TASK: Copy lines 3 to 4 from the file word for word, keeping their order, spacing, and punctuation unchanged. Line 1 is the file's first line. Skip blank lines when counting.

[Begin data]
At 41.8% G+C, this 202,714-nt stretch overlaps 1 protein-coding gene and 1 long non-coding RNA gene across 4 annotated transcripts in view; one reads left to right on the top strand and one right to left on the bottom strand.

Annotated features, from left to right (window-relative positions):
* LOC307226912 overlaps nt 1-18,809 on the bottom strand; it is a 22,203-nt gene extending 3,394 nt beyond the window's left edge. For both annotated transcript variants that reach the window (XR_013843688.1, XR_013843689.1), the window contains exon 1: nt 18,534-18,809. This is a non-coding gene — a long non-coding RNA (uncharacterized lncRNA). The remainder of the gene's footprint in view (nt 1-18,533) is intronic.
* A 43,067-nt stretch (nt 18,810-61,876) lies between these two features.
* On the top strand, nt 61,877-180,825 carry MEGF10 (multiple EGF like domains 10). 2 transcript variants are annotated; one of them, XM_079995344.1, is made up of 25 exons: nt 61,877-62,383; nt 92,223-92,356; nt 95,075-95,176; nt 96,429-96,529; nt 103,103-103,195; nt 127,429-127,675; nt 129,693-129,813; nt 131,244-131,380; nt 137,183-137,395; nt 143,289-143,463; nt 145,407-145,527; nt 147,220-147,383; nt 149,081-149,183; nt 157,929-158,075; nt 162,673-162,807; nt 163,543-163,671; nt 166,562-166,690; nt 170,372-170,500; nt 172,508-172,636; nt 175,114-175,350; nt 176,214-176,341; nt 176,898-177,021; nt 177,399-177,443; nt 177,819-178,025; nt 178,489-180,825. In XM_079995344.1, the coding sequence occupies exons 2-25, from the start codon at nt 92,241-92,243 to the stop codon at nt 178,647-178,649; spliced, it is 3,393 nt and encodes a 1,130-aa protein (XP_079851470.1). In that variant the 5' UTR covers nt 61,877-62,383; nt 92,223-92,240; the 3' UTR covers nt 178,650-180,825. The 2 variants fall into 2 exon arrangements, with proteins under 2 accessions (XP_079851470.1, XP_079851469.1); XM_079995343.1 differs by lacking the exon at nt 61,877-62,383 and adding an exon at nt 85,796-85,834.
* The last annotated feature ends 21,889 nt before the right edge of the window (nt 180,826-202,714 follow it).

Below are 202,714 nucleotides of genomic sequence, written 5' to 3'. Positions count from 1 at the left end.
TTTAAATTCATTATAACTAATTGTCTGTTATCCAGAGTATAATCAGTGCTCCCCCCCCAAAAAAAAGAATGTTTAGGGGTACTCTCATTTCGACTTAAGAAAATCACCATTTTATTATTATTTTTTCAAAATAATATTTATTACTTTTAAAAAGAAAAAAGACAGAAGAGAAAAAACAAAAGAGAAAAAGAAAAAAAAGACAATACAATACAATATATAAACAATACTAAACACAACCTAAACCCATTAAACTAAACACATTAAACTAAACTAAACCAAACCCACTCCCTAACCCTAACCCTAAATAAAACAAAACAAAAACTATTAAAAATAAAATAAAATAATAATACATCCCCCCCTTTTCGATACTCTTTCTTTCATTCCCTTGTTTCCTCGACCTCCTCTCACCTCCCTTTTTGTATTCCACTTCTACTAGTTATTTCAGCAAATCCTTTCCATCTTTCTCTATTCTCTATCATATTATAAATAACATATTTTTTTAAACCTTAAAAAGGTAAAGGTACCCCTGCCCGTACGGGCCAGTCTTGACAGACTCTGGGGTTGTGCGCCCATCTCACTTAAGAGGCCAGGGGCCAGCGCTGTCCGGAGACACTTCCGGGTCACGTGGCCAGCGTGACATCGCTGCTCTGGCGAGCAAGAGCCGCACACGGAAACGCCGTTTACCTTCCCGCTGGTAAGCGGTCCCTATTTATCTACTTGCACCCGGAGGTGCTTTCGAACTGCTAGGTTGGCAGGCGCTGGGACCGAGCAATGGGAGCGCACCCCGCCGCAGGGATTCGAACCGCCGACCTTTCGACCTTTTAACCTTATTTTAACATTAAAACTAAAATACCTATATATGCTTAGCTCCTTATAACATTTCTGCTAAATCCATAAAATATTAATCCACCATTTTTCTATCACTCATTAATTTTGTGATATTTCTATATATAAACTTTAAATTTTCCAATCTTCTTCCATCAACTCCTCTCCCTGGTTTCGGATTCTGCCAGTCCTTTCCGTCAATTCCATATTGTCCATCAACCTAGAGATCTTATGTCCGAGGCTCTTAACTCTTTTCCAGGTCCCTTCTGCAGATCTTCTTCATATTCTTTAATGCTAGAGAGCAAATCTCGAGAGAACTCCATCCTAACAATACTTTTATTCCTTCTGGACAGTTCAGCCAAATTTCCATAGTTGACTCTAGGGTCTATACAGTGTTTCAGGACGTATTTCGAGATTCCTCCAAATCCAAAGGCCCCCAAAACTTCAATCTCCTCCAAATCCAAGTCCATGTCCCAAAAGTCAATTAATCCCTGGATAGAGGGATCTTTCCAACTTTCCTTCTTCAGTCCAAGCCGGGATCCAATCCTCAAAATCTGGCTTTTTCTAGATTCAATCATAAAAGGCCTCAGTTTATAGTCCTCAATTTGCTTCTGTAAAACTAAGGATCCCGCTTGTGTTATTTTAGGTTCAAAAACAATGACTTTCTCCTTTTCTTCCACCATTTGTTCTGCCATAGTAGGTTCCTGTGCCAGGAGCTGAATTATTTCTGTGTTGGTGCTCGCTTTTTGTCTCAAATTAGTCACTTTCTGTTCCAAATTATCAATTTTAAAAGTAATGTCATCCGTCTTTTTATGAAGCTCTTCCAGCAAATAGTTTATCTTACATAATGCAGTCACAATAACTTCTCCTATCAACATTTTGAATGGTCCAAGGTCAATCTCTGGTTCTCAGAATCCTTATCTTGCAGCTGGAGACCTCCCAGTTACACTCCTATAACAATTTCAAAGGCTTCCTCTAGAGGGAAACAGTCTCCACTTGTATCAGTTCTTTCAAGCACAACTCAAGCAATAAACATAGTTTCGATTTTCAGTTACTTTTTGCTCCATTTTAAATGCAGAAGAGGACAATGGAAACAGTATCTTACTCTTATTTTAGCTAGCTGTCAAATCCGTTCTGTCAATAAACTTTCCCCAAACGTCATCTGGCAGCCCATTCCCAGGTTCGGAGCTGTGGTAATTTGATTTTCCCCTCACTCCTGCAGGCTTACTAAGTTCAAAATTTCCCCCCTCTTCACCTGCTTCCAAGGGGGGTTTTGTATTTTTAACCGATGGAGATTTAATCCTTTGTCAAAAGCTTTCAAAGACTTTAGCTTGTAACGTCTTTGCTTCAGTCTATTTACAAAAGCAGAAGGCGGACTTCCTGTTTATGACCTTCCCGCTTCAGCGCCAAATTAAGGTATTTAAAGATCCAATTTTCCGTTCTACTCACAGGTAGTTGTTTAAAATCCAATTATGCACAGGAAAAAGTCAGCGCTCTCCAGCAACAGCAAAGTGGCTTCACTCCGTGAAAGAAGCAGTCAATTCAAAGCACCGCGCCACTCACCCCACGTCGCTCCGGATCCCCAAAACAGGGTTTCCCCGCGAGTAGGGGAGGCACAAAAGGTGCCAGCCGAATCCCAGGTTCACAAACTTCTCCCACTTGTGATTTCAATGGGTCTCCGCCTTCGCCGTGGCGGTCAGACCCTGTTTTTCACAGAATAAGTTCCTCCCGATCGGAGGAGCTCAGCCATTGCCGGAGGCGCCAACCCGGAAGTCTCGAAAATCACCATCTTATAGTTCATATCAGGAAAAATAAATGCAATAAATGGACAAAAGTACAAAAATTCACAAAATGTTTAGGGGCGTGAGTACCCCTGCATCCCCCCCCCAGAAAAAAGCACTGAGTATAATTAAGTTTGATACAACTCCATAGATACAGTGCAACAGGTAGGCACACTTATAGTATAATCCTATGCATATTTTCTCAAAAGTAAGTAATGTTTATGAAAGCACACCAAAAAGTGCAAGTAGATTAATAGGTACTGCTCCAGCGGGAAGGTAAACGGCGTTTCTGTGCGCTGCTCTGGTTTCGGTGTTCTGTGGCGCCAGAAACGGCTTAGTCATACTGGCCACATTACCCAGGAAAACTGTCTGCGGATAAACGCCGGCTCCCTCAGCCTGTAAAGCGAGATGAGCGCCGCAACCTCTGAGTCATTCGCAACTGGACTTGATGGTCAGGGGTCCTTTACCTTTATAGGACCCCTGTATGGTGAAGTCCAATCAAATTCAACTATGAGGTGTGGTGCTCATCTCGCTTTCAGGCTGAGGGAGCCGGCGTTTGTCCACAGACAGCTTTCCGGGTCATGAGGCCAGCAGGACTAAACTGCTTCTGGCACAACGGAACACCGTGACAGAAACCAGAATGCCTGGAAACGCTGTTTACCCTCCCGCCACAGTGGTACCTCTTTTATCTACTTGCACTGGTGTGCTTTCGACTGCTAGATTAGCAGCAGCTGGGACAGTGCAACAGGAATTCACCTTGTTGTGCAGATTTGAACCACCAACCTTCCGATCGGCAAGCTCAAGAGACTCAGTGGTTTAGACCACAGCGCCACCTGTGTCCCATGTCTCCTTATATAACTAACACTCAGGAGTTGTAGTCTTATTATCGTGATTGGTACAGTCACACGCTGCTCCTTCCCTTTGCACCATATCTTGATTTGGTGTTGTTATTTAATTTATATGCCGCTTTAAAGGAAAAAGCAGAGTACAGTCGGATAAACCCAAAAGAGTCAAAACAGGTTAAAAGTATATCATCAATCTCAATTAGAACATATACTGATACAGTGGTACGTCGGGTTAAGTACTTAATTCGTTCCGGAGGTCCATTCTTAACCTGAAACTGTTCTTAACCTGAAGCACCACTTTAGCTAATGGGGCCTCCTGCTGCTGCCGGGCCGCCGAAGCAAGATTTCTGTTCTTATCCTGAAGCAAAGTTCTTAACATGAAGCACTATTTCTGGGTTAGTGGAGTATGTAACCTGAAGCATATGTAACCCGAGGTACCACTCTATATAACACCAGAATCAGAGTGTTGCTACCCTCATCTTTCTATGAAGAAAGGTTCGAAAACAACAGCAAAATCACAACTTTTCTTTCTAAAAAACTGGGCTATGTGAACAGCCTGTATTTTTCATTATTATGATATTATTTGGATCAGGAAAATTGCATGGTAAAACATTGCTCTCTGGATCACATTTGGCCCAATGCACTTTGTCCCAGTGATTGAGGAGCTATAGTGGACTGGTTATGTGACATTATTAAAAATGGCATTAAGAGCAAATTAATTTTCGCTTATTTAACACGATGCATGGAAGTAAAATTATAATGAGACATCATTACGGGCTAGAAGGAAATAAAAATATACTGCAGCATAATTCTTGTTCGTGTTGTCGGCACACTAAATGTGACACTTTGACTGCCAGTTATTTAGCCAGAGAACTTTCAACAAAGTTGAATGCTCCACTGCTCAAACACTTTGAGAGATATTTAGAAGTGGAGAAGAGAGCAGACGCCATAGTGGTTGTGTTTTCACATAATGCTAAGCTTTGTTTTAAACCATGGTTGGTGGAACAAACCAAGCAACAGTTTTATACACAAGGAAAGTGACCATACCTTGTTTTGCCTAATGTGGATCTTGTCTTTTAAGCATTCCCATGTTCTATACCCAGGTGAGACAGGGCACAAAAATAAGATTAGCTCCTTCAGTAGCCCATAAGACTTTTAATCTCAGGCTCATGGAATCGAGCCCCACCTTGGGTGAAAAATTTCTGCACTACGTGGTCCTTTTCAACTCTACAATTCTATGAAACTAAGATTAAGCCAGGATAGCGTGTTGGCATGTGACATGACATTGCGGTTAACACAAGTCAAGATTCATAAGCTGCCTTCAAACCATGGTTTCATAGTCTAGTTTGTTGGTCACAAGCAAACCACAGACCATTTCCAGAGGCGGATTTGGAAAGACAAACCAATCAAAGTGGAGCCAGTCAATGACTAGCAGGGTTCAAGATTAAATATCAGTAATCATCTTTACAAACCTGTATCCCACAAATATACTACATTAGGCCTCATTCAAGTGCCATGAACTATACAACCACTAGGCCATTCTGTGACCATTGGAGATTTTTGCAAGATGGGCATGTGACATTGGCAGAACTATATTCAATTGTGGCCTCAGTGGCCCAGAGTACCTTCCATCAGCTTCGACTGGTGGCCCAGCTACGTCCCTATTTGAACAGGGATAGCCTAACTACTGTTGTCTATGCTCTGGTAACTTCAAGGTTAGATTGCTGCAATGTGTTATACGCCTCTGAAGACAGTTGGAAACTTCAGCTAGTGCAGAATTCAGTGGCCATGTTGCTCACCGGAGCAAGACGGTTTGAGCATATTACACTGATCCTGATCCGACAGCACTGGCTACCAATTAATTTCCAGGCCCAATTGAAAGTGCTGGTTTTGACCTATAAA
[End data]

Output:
* LOC307226912 overlaps nt 1-18,809 on the bottom strand; it is a 22,203-nt gene extending 3,394 nt beyond the window's left edge. For both annotated transcript variants that reach the window (XR_013843688.1, XR_013843689.1), the window contains exon 1: nt 18,534-18,809. This is a non-coding gene — a long non-coding RNA (uncharacterized lncRNA). The remainder of the gene's footprint in view (nt 1-18,533) is intronic.
* A 43,067-nt stretch (nt 18,810-61,876) lies between these two features.